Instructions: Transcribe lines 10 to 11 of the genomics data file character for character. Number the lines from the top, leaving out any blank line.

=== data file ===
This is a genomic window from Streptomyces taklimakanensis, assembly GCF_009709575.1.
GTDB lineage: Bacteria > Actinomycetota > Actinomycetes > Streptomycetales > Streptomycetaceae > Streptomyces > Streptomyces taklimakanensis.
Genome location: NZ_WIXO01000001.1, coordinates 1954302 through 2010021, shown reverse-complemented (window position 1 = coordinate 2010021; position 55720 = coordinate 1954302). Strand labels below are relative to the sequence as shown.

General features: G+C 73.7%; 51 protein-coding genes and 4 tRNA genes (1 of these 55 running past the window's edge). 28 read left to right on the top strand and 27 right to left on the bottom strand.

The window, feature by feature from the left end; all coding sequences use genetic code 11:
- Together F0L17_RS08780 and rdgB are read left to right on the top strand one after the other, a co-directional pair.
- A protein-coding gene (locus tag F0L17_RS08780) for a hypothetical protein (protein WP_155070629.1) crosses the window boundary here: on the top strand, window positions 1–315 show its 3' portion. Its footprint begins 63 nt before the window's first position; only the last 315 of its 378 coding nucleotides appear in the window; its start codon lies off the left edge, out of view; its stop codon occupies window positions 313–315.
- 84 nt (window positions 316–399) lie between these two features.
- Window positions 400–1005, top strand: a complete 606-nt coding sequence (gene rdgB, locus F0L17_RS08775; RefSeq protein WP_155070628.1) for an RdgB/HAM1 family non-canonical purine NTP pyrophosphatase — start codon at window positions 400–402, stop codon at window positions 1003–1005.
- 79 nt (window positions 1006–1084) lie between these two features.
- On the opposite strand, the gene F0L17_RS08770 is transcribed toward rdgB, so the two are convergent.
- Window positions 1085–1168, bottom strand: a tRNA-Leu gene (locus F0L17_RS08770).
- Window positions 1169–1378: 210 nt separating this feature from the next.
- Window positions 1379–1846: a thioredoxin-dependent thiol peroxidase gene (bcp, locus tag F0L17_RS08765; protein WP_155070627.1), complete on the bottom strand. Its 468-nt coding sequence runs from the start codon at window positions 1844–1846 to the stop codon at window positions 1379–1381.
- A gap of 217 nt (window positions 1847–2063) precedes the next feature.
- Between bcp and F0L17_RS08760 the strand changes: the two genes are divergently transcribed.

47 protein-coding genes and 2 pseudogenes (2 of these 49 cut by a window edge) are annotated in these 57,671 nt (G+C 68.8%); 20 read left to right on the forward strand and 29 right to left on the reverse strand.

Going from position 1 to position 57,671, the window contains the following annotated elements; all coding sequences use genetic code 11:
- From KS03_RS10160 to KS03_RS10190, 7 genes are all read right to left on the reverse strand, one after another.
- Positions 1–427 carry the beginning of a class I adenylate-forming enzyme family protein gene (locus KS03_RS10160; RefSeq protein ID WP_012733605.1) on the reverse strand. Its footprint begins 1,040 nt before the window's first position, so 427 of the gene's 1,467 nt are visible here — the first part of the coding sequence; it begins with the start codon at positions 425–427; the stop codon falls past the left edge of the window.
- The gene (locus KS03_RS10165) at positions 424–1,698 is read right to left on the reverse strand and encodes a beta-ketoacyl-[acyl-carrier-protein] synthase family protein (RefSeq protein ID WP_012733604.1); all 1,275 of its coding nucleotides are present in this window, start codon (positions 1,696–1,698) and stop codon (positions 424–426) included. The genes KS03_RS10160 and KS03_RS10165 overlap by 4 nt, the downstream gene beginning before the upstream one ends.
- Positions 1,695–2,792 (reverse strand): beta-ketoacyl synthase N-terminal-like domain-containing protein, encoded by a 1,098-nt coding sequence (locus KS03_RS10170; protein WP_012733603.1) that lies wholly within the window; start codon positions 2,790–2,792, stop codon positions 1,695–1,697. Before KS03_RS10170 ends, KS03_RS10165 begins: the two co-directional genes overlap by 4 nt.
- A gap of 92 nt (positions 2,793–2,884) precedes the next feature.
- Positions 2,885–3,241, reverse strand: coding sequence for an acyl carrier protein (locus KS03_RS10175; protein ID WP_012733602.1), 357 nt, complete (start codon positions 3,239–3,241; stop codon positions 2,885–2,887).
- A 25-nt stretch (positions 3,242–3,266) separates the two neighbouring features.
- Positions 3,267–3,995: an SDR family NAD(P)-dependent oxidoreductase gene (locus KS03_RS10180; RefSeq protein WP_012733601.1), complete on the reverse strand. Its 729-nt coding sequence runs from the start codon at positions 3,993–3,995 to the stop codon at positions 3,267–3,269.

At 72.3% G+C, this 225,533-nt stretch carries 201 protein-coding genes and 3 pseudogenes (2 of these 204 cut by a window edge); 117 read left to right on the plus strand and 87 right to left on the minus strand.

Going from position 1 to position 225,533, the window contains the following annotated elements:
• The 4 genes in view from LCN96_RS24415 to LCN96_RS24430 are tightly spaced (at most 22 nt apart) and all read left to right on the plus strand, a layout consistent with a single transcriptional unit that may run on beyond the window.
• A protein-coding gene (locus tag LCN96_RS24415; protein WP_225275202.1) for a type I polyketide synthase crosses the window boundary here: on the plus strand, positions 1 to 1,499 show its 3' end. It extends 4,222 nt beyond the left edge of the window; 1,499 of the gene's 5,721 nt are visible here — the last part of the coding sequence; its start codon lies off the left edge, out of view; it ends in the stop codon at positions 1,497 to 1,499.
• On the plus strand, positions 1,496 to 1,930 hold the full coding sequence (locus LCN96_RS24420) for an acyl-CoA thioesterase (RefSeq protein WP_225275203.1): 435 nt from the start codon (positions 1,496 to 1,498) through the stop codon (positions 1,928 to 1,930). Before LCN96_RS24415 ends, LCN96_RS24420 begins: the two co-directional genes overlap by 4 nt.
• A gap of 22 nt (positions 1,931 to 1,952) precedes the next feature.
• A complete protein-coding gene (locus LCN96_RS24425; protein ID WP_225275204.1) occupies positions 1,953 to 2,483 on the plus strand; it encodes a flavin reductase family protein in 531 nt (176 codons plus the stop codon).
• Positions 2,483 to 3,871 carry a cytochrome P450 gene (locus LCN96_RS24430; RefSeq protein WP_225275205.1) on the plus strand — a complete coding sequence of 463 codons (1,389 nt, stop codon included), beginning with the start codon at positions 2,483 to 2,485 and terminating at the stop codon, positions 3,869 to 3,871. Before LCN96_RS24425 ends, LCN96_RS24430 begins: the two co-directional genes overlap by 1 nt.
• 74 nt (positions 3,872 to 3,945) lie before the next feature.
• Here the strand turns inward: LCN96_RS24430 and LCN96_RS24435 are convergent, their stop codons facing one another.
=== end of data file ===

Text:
- 79 nt (window positions 1006–1084) lie between these two features.
- On the opposite strand, the gene F0L17_RS08770 is transcribed toward rdgB, so the two are convergent.